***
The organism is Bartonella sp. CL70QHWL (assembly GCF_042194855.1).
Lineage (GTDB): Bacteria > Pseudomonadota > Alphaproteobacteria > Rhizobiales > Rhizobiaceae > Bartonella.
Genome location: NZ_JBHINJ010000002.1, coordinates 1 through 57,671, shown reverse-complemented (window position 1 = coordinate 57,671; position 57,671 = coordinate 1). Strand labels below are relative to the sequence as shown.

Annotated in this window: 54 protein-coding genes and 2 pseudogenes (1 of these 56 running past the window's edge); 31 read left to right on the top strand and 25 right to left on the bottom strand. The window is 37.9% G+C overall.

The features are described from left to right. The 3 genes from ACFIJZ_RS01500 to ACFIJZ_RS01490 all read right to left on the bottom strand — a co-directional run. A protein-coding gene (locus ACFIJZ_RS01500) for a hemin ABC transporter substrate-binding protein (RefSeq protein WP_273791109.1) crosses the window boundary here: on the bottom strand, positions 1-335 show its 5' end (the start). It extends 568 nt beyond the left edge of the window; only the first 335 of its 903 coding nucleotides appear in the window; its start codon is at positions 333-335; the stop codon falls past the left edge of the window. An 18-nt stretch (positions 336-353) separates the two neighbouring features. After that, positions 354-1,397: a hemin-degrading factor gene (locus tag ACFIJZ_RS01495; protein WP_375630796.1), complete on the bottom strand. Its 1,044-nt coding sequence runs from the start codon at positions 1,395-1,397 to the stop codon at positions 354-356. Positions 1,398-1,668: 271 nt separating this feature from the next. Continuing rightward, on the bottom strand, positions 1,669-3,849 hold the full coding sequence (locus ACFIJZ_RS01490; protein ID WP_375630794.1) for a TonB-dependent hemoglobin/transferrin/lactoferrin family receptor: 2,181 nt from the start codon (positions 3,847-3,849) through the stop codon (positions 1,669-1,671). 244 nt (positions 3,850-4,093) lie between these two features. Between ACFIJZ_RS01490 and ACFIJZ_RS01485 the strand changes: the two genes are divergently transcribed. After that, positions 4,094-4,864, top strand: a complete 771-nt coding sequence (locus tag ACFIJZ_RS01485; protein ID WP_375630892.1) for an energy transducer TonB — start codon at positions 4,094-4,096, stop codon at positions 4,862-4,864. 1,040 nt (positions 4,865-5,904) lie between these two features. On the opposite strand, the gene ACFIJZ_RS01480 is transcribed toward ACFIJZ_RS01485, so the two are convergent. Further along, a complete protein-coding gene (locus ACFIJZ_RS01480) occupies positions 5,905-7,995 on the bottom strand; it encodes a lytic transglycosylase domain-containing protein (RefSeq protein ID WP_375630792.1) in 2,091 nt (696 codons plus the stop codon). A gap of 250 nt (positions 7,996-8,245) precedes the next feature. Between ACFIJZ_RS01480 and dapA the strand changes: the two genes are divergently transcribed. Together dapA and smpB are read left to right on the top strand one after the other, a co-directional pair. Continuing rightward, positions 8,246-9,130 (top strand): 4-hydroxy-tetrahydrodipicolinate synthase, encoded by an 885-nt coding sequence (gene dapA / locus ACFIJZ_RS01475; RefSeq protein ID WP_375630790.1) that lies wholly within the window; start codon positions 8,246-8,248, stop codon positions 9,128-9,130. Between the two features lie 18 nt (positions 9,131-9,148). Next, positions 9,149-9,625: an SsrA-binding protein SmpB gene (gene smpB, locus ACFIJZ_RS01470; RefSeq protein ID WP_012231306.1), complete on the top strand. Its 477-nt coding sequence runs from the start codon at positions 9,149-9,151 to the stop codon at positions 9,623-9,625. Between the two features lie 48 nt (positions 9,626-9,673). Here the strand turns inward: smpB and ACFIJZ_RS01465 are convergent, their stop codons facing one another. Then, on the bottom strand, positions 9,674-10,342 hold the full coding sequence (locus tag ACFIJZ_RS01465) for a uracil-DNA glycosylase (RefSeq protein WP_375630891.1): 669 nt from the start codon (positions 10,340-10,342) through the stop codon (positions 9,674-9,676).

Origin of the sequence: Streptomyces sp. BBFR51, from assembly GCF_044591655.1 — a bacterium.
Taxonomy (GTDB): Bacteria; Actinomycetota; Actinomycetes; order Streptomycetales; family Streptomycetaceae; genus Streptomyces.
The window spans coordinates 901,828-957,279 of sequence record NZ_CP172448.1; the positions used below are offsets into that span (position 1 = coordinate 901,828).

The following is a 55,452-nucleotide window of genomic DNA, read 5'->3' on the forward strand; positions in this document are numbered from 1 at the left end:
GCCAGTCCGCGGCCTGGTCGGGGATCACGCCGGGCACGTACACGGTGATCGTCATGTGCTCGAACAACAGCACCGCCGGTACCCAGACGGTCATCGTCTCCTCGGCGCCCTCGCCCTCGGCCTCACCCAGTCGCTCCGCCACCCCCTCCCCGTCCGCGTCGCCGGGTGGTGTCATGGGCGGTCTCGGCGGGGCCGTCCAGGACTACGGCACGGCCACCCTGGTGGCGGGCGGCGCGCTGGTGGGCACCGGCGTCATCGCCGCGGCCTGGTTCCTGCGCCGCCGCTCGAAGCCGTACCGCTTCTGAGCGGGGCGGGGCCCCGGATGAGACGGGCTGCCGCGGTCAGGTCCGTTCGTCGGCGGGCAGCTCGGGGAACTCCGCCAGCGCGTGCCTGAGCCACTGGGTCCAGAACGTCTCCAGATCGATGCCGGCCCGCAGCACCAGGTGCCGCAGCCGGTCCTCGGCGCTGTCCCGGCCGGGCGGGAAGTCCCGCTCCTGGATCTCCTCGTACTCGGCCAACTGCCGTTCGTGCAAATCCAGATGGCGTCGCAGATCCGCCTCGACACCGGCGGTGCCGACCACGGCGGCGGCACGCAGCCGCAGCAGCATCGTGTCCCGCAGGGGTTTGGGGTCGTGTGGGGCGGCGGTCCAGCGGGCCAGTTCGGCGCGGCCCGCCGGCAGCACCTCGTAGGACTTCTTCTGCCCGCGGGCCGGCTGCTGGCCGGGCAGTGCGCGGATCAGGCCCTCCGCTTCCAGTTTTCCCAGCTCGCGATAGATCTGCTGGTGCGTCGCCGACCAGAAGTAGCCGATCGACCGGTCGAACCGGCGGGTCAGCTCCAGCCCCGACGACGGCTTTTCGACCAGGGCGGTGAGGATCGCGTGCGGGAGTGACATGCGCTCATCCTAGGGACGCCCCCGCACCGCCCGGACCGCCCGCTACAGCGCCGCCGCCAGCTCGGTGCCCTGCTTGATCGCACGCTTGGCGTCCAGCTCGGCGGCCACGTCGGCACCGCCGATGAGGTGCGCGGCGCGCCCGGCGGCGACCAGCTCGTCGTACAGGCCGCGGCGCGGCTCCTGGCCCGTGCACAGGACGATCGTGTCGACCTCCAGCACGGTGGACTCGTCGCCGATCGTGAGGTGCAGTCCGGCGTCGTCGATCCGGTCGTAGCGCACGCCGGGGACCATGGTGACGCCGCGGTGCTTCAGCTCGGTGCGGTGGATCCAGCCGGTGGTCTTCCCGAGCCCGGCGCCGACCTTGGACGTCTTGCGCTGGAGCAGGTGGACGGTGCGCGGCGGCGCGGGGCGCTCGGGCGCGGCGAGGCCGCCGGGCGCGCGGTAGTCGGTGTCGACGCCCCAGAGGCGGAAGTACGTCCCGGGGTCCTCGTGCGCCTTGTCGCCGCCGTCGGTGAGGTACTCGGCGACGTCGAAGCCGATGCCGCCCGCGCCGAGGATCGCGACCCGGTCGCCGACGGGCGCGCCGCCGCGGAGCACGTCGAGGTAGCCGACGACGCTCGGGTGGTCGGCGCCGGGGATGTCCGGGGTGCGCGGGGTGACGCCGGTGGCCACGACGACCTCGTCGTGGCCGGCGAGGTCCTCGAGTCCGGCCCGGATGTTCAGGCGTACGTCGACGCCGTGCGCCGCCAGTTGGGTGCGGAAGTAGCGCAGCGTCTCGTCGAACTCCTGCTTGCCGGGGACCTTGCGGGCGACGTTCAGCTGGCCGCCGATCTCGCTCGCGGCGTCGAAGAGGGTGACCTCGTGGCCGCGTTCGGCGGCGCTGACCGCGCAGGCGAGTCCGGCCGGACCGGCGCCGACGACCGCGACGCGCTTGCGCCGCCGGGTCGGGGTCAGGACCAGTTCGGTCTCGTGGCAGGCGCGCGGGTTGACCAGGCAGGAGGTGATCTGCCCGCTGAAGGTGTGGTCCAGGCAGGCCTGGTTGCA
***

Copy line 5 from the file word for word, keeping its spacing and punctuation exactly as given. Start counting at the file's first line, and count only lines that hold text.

The features are described from left to right. The 3 genes from ACFIJZ_RS01500 to ACFIJZ_RS01490 all read right to left on the bottom strand — a co-directional run. A protein-coding gene (locus ACFIJZ_RS01500) for a hemin ABC transporter substrate-binding protein (RefSeq protein WP_273791109.1) crosses the window boundary here: on the bottom strand, positions 1-335 show its 5' end (the start). It extends 568 nt beyond the left edge of the window; only the first 335 of its 903 coding nucleotides appear in the window; its start codon is at positions 333-335; the stop codon falls past the left edge of the window. An 18-nt stretch (positions 336-353) separates the two neighbouring features. After that, positions 354-1,397: a hemin-degrading factor gene (locus tag ACFIJZ_RS01495; protein WP_375630796.1), complete on the bottom strand. Its 1,044-nt coding sequence runs from the start codon at positions 1,395-1,397 to the stop codon at positions 354-356. Positions 1,398-1,668: 271 nt separating this feature from the next. Continuing rightward, on the bottom strand, positions 1,669-3,849 hold the full coding sequence (locus ACFIJZ_RS01490; protein ID WP_375630794.1) for a TonB-dependent hemoglobin/transferrin/lactoferrin family receptor: 2,181 nt from the start codon (positions 3,847-3,849) through the stop codon (positions 1,669-1,671). 244 nt (positions 3,850-4,093) lie between these two features. Between ACFIJZ_RS01490 and ACFIJZ_RS01485 the strand changes: the two genes are divergently transcribed. After that, positions 4,094-4,864, top strand: a complete 771-nt coding sequence (locus tag ACFIJZ_RS01485; protein ID WP_375630892.1) for an energy transducer TonB — start codon at positions 4,094-4,096, stop codon at positions 4,862-4,864. 1,040 nt (positions 4,865-5,904) lie between these two features. On the opposite strand, the gene ACFIJZ_RS01480 is transcribed toward ACFIJZ_RS01485, so the two are convergent. Further along, a complete protein-coding gene (locus ACFIJZ_RS01480) occupies positions 5,905-7,995 on the bottom strand; it encodes a lytic transglycosylase domain-containing protein (RefSeq protein ID WP_375630792.1) in 2,091 nt (696 codons plus the stop codon). A gap of 250 nt (positions 7,996-8,245) precedes the next feature. Between ACFIJZ_RS01480 and dapA the strand changes: the two genes are divergently transcribed. Together dapA and smpB are read left to right on the top strand one after the other, a co-directional pair. Continuing rightward, positions 8,246-9,130 (top strand): 4-hydroxy-tetrahydrodipicolinate synthase, encoded by an 885-nt coding sequence (gene dapA / locus ACFIJZ_RS01475; RefSeq protein ID WP_375630790.1) that lies wholly within the window; start codon positions 8,246-8,248, stop codon positions 9,128-9,130. Between the two features lie 18 nt (positions 9,131-9,148). Next, positions 9,149-9,625: an SsrA-binding protein SmpB gene (gene smpB, locus ACFIJZ_RS01470; RefSeq protein ID WP_012231306.1), complete on the top strand. Its 477-nt coding sequence runs from the start codon at positions 9,149-9,151 to the stop codon at positions 9,623-9,625. Between the two features lie 48 nt (positions 9,626-9,673). Here the strand turns inward: smpB and ACFIJZ_RS01465 are convergent, their stop codons facing one another. Then, on the bottom strand, positions 9,674-10,342 hold the full coding sequence (locus tag ACFIJZ_RS01465) for a uracil-DNA glycosylase (RefSeq protein WP_375630891.1): 669 nt from the start codon (positions 10,340-10,342) through the stop codon (positions 9,674-9,676).